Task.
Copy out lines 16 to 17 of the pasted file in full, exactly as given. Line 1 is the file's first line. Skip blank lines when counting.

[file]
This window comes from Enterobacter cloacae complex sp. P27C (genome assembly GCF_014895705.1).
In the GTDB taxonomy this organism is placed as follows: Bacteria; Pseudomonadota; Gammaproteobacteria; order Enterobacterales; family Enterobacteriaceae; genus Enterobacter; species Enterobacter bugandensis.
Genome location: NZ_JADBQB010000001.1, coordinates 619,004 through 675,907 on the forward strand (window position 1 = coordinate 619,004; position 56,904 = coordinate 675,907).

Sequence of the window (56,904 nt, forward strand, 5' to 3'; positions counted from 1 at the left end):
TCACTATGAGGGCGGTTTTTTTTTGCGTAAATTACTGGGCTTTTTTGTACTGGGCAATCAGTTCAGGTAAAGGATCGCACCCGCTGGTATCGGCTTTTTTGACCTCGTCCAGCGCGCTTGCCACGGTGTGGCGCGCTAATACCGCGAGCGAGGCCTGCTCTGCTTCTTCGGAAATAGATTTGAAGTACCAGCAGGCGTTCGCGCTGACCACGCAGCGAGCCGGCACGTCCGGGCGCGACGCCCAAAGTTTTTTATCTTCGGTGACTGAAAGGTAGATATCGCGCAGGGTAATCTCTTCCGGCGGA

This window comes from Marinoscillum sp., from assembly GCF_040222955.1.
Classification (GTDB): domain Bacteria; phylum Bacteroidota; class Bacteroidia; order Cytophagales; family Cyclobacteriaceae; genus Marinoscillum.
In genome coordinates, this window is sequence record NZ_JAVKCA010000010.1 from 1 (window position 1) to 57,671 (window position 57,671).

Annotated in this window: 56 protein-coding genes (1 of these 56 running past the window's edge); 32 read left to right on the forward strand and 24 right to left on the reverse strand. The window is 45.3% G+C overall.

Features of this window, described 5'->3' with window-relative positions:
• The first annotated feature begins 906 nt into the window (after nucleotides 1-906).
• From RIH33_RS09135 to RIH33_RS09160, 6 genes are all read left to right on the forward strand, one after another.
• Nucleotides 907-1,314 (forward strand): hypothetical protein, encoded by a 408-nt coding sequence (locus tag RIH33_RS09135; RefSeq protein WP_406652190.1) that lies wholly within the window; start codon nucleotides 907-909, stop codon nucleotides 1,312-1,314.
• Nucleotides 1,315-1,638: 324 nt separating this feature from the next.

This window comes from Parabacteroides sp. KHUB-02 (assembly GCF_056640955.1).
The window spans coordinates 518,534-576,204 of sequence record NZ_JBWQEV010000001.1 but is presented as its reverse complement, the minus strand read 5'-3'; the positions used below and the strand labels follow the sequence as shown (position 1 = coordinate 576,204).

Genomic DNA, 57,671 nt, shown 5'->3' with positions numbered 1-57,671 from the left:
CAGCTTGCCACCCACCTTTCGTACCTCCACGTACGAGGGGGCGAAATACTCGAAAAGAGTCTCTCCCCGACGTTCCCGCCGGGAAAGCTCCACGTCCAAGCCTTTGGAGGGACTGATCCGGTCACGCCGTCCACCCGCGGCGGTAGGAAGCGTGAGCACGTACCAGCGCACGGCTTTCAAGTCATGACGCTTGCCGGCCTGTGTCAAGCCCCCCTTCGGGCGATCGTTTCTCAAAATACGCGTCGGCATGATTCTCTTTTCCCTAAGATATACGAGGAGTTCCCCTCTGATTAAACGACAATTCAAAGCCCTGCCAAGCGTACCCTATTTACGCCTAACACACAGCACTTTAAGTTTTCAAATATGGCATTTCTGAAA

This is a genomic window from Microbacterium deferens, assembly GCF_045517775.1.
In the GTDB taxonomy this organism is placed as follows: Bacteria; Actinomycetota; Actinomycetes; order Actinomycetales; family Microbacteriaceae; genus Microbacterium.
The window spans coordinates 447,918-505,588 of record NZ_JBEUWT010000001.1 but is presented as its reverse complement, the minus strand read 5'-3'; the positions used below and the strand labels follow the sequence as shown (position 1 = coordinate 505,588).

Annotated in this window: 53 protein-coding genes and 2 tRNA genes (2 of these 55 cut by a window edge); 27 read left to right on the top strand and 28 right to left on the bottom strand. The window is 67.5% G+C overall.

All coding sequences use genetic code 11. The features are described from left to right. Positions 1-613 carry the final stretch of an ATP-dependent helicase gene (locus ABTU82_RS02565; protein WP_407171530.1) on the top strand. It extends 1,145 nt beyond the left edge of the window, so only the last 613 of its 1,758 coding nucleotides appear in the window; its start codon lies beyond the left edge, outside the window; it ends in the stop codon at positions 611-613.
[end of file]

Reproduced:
The window spans coordinates 518,534-576,204 of sequence record NZ_JBWQEV010000001.1 but is presented as its reverse complement, the minus strand read 5'-3'; the positions used below and the strand labels follow the sequence as shown (position 1 = coordinate 576,204).

Genomic DNA, 57,671 nt, shown 5'->3' with positions numbered 1-57,671 from the left: